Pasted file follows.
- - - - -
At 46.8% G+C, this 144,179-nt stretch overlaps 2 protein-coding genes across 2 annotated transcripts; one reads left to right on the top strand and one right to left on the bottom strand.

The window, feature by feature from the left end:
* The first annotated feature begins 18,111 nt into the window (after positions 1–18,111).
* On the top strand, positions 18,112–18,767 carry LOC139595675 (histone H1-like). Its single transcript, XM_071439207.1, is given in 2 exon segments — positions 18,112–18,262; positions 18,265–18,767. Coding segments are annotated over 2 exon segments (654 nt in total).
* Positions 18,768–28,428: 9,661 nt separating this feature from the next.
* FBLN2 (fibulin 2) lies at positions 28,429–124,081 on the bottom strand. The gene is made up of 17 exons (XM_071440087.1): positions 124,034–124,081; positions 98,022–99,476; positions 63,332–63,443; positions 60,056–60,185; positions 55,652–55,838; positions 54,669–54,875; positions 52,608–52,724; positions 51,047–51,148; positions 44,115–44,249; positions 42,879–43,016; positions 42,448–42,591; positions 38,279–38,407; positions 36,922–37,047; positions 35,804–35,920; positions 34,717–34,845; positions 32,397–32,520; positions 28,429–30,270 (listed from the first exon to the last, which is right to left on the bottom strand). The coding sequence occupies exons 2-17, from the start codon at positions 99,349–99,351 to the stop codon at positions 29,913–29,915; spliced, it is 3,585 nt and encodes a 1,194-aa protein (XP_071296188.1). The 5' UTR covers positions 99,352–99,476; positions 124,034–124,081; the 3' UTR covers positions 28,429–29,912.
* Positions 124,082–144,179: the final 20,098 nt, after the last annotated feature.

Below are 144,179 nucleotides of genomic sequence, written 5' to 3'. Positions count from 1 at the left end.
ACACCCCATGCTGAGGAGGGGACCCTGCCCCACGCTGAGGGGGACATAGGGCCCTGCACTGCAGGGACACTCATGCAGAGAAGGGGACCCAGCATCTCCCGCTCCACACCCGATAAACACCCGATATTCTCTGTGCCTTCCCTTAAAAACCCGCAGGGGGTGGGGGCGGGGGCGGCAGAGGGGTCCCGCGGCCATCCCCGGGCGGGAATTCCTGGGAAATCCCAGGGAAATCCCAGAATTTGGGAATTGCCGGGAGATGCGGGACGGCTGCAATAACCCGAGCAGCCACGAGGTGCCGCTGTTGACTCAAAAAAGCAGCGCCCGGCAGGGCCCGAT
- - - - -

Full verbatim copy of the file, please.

At 46.8% G+C, this 144,179-nt stretch overlaps 2 protein-coding genes across 2 annotated transcripts; one reads left to right on the top strand and one right to left on the bottom strand.

The window, feature by feature from the left end:
* The first annotated feature begins 18,111 nt into the window (after positions 1–18,111).
* On the top strand, positions 18,112–18,767 carry LOC139595675 (histone H1-like). Its single transcript, XM_071439207.1, is given in 2 exon segments — positions 18,112–18,262; positions 18,265–18,767. Coding segments are annotated over 2 exon segments (654 nt in total).
* Positions 18,768–28,428: 9,661 nt separating this feature from the next.
* FBLN2 (fibulin 2) lies at positions 28,429–124,081 on the bottom strand. The gene is made up of 17 exons (XM_071440087.1): positions 124,034–124,081; positions 98,022–99,476; positions 63,332–63,443; positions 60,056–60,185; positions 55,652–55,838; positions 54,669–54,875; positions 52,608–52,724; positions 51,047–51,148; positions 44,115–44,249; positions 42,879–43,016; positions 42,448–42,591; positions 38,279–38,407; positions 36,922–37,047; positions 35,804–35,920; positions 34,717–34,845; positions 32,397–32,520; positions 28,429–30,270 (listed from the first exon to the last, which is right to left on the bottom strand). The coding sequence occupies exons 2-17, from the start codon at positions 99,349–99,351 to the stop codon at positions 29,913–29,915; spliced, it is 3,585 nt and encodes a 1,194-aa protein (XP_071296188.1). The 5' UTR covers positions 99,352–99,476; positions 124,034–124,081; the 3' UTR covers positions 28,429–29,912.
* Positions 124,082–144,179: the final 20,098 nt, after the last annotated feature.

Below are 144,179 nucleotides of genomic sequence, written 5' to 3'. Positions count from 1 at the left end.
ACACCCCATGCTGAGGAGGGGACCCTGCCCCACGCTGAGGGGGACATAGGGCCCTGCACTGCAGGGACACTCATGCAGAGAAGGGGACCCAGCATCTCCCGCTCCACACCCGATAAACACCCGATATTCTCTGTGCCTTCCCTTAAAAACCCGCAGGGGGTGGGGGCGGGGGCGGCAGAGGGGTCCCGCGGCCATCCCCGGGCGGGAATTCCTGGGAAATCCCAGGGAAATCCCAGAATTTGGGAATTGCCGGGAGATGCGGGACGGCTGCAATAACCCGAGCAGCCACGAGGTGCCGCTGTTGACTCAAAAAAGCAGCGCCCGGCAGGGCCCGAT